Original Sin: A poem about a destructive doctrine

Photo by Louis Hansel @shotsoflouis on Unsplash

Baptize me in the waters of something
other than this.
Give me something more than this paper-thin
sense that I am, at heart, some cruel mistake –

some flat, un-yeasted roll or one of those
stiff, ossified Gildan t-shirts,
as long in the torso
as it is short in the sleeves.

Sprinkle me with the bone-deep truth that I
belong just as I am. Like pineapples over thin crust.
And if you tell me otherwise,
get behind me, Satan.

Dunk me deep into these dark waters
until I drown in a knowing of my own realness
without feeling like I needed the blood of some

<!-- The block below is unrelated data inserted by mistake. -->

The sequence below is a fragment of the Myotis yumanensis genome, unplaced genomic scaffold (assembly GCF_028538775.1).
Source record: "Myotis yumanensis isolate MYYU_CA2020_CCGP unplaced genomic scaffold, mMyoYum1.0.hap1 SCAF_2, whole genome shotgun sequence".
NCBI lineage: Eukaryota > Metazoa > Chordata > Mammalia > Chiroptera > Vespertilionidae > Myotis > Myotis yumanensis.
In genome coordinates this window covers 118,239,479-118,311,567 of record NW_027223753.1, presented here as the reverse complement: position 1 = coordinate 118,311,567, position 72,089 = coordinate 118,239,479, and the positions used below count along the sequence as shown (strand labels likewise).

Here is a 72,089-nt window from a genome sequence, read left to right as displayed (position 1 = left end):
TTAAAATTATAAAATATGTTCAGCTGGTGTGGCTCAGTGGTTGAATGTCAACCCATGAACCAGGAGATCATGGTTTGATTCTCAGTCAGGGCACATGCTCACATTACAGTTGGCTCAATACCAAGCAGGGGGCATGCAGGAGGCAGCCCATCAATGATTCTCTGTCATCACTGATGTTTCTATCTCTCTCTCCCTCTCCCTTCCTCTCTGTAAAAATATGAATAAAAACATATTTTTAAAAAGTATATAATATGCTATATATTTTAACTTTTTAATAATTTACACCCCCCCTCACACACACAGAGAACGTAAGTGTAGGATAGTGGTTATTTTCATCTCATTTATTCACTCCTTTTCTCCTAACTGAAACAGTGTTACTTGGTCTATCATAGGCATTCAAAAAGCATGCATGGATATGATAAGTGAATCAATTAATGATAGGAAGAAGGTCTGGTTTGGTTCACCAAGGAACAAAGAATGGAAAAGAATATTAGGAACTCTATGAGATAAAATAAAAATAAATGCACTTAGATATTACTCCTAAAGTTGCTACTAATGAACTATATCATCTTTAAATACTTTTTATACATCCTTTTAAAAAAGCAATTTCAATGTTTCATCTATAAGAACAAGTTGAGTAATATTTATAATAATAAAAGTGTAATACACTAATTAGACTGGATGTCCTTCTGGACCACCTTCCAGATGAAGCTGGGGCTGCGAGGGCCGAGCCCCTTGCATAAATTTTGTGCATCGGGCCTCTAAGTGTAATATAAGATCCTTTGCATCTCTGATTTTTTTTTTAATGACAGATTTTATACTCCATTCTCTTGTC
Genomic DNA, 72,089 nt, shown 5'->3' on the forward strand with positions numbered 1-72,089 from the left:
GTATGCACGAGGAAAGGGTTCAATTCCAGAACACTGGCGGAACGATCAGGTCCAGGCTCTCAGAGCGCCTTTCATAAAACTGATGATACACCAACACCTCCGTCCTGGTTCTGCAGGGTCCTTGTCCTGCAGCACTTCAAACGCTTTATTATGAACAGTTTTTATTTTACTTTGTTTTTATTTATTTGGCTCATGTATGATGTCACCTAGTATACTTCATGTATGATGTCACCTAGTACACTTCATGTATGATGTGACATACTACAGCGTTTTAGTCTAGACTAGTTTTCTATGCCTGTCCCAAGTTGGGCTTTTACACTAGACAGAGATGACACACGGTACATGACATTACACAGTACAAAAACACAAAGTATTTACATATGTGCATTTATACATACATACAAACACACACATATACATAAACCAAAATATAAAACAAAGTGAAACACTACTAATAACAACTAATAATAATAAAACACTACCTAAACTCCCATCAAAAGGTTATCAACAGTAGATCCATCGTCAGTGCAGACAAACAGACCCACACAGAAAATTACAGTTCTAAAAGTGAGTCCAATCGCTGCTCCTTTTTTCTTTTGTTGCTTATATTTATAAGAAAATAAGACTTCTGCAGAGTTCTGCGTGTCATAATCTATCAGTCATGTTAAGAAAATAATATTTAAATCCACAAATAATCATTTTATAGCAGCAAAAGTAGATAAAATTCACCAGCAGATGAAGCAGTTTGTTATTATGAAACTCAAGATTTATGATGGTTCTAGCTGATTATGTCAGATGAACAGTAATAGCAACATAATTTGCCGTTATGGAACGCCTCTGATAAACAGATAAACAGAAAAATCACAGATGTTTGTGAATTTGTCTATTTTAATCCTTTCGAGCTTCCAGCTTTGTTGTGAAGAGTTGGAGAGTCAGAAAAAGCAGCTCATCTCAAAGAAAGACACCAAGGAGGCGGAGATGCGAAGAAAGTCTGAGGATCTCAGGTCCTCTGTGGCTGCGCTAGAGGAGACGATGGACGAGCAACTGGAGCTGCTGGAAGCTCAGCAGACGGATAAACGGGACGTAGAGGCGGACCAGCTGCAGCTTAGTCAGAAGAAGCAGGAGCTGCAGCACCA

curmudgeon-God to tell me that we all matter.

And here, I wish to say to you now, is a greater gift –
not that old lie that you are filth and need a wash,
but the cathartic truth that you, just as you are,
were clean from the first start.

  • Scott B. Heaton teaches English in Fort Worth at a community college. If he isn't grading papers in a coffee shop or hanging out with is wife and two kids, he's scribbling prose or poetry in a old composition notebook.

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